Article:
'Hostel'

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Eli Roth's "Hostel" is a slick, crafty and entirely unrelenting thriller about a couple of American buddies whose indulgence in European debauchery takes a nasty turn, and it delivers the gory goods with gusto. So there's that.

But here's the other thing. "Hostel" is also just the latest in a long series of horror movies that abandon storytelling and character development for mindless sadism, played out as graphically as possible. Like the "Saw" films, and Rob Zombie's "House of 1000 Corpses" and "The Devil's Rejects," and those splattery remakes of "House of Haunted Hill" and "The Texas Chainsaw Massacre" and "Thirteen Ghosts," "Hostel" is really just an excuse to watch people thrash around while they're being tortured. It's visceral, and it's shocking, and it's nothing new.

The concept is nastier than most, revolving around a secret operation in a remote corner of Bratislava where anyone with the cash can indulge in the most horrible acts imaginable. Paxton (Jay Hernandez) and Josh (Derek Richardson), lured by the promise of nubile bunkmates, are just the latest fodder for the meat grinder.

Roth stages the first half of the film with some throwaway charm and a nice ear for the conversational tones of spoiled college students who see the world as a theme park, but all of that goes out the window once the scalpels come out.

Like "Wolf Creek," the film is really about innocent young Westerners being preyed upon by inscrutable foreign monsters -- Brits tortured by an Aussie bushman there, and American idiots being flayed in Eastern Europe here. "Hostel" is essentially another cautionary tale about the dangers of tourism, filtered through a very strange lens; it's as if "Eurotrip" had been handed off to Takashi Miike halfway through the Club Vandersexx sequence. (The Japanese maverick even has a cameo.)

But why? What's the point? Other than making a few quick bucks from the gorehound crowd, Roth never makes a compelling case for "Hostel's" existence. It's just another meat grinder.

Sony's enhanced-widescreen DVD -- built around a "Sicker and More Twisted Unrated" cut of the film -- is apparently not the definitive edition of the movie; director Roth alludes to a more elaborate DVD in the works for release in some unspecified future, to include the alternate endings he discusses in one of his four audio commentaries.

Yes, four. Roth is a chatty fellow ... but not an empty-headed one, as anyone who heard any one of the "Cabin Fever" DVD's five tracks can attest. He rarely repeats himself, and always finds something to say in the context of the conversation around him. Put him together with another enthusiastic, informed filmmaker -- like, say, executive producer Quentin Tarantino -- and you've got fanboy nirvana. (Roth and Tarantino are joined on the disc's best commentary by executive producers Scott Spiegel and Boaz Yakin.)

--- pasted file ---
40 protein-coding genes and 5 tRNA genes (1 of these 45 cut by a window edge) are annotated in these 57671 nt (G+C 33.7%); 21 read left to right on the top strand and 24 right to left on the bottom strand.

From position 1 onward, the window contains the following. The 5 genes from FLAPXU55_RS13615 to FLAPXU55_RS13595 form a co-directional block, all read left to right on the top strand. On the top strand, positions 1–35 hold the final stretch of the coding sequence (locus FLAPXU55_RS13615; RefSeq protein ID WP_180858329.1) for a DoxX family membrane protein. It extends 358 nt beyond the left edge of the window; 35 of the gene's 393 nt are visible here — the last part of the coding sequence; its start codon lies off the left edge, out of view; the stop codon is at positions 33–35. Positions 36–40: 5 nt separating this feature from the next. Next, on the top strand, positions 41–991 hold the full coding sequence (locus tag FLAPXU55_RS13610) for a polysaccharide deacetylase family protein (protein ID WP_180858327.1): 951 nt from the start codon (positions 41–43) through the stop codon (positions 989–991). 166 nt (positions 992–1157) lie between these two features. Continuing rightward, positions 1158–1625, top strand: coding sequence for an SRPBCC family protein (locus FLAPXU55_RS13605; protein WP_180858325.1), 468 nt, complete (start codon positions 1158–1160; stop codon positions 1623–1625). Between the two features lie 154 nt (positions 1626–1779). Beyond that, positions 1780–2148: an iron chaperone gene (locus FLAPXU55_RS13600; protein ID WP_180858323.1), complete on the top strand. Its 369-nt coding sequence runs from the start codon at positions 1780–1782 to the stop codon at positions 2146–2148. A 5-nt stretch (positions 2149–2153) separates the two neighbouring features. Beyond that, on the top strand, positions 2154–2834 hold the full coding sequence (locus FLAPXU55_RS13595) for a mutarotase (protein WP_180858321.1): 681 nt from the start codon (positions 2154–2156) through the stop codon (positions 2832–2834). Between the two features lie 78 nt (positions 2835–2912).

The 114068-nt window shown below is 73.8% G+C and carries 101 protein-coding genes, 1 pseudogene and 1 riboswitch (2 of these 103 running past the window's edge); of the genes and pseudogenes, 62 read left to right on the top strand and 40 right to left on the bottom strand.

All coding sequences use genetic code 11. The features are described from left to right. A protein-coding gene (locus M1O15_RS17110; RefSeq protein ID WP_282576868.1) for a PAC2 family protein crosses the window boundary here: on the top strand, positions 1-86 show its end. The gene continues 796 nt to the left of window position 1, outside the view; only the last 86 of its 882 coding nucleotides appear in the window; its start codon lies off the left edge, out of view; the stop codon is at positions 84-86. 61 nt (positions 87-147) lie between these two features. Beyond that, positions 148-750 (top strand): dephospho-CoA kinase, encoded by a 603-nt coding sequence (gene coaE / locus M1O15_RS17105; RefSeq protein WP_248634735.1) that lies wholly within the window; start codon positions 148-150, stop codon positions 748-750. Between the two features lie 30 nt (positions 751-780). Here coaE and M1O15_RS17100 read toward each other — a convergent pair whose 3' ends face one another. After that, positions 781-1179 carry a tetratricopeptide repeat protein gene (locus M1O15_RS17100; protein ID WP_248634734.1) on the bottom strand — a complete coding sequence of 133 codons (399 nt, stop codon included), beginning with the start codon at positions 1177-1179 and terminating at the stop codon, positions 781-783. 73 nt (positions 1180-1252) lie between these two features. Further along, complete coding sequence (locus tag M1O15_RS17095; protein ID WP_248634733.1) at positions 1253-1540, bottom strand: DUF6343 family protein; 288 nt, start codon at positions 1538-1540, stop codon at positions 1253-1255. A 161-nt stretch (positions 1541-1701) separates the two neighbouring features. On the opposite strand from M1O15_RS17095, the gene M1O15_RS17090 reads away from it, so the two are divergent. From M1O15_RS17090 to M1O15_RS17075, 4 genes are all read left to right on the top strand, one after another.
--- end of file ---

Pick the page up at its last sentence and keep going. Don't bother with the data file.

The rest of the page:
That said, his rat-a-tat delivery can be kind of exhausting after a while, especially when he's accompanied by people who'll let him talk over them -- say, on the track that teams him with producer Chris Briggs and documentarian (and brother) Gabe Roth, or on the track that teams him with Harry Knowles, co-stars Barbara Nedeljakova and Eythor Gudjonsson, and editor George Folsey, Jr. Or you can listen to him find his own rhythm on a solo track.

The disc also includes Gabe Roth's chipper behind-the-scenes documentary, "Hostel Dissected," viewable as three separate featurettes or as a single hour-long piece, and the enjoyable but slightly creepy "Kill the Car!," which lets the viewer shuttle through three different camera angles of the movie's climactic vehicular demolition. What's left for the next DVD release, I cannot imagine.

STUDIO: Sony Pictures Home Entertainment
RELEASE DATE: April 18, 2006
RATING: Unrated
PRICE: $28.95
TIME: 94 minutes
DVD EXTRAS: French audio dub; English and French subtitles; audio commentaries; documentary; production featurette.
INTERNET SITE: hostelfilm.com

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